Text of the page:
Cádiz is a beautiful little city on the southwest coast of Spain, extending into the Atlantic ocean. It is also a very old city. It was originally a port founded by the Phoenicians around 1100 BC. It was called Gadir and served as a market and embarkation point for tin and silver from the area known as Tarshish.


In the time of Solomon, ships from this little port would visit Israel about once every two years. The Carthaginians took control of the city around 500 BC and eventually it came under Roman control about 200 BC. The Romans called it Gades, the origin of the present Cádiz.

Cádiz fell to the Moors in the 8th century AD. Alfonso X, the Castilian, reconquered the city for Spain in 1262. The little town became important once again after the discovery of the Americas and served as the major port of entry for the riches brought to Spain from the New World. Eventually Spain lost its colonies in the Americas and the city declined once more.


When the French laid siege to it between 1810 and 1812, the great English admiral, Wellington, liberated it. The Spanish ruling body, the Cortes, met here and issued a constitution for all of Spain in 1812. The great monument of this event is very prominent in Cádiz.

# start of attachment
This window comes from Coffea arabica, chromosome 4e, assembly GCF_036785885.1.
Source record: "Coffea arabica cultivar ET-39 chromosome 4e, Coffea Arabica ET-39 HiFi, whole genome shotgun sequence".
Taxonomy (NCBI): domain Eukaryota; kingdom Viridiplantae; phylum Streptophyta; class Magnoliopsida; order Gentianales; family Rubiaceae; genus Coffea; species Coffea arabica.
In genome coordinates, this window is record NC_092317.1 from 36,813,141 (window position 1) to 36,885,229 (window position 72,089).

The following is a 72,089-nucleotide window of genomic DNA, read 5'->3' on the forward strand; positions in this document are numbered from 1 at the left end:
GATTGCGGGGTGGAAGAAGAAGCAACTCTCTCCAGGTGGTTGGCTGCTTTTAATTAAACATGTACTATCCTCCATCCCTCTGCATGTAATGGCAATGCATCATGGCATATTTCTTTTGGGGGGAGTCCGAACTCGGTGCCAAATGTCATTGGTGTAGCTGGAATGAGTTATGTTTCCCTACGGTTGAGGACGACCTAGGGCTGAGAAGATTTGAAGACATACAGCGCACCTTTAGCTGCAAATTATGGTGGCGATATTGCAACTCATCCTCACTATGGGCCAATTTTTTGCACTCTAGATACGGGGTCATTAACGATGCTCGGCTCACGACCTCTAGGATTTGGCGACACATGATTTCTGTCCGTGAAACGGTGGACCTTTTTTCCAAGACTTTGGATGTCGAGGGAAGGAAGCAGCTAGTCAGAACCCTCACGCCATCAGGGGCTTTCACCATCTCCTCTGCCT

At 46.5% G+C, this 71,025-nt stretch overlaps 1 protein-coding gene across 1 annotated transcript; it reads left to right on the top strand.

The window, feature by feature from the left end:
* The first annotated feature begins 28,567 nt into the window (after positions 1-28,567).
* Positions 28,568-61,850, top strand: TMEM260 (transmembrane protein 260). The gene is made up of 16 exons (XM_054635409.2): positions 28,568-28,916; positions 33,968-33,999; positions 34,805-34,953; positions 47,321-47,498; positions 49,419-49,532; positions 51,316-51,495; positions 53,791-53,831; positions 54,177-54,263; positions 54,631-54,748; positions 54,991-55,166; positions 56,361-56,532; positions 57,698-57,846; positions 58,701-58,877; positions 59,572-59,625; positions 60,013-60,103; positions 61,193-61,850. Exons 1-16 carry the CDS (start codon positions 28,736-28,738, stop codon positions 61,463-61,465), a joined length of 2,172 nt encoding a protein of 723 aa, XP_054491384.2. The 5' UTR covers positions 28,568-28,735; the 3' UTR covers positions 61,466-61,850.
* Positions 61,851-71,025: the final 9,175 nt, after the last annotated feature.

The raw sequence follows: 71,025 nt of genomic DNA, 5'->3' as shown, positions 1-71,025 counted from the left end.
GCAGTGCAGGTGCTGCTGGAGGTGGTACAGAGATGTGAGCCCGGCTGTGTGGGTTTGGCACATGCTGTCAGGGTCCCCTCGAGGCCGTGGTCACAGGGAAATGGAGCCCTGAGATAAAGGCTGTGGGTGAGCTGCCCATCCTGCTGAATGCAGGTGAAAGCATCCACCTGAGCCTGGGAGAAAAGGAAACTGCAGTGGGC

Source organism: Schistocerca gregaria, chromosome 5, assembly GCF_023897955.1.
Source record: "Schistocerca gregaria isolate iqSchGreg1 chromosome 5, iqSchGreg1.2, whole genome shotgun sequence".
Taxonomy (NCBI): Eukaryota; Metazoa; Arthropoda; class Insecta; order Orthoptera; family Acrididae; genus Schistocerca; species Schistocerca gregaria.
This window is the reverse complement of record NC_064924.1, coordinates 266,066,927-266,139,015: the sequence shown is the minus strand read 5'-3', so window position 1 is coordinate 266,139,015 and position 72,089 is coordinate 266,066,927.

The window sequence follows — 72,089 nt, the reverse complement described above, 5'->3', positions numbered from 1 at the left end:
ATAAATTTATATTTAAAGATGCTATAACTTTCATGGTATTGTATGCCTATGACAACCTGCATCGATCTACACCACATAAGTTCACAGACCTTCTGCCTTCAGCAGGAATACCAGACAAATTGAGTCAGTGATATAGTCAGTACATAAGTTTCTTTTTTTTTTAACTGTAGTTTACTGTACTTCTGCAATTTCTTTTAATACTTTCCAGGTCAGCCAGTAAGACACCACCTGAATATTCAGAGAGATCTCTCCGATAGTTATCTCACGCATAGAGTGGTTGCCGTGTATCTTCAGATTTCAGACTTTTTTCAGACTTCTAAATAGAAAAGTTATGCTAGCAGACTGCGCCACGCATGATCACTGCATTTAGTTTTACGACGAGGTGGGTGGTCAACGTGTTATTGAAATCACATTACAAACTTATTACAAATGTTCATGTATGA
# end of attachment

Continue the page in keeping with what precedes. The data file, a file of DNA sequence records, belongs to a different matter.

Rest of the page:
Columbus made this city his point of departure for his second voyage to the New World in 1495. The city is quite clean and largely consists of white-washed walls. Because it made its living from the sea, many houses were constructed with viewing towers which permitted their inhabitants to keep a watch on the sea-going traffic. Unfortunately, this trend caught hold very quickly and soon so many towers were being added to older buildings that the city passed a law against new ones. They are still a striking architectural element across the town.


The streets are not particularly wide, but many are lined with palms and they are easy to get around in. In fact, the city offers many interesting sights. Like New Orleans in the US, Cádiz is famous for its yearly carnival. It is also famous these days for its trade in wine, especially fine sherries; and for agricultural products.



| Florence | Rome | Monaco | Marseilles | Barcelona | Cadiz | Casablanca | Gibraltar | Lisbon |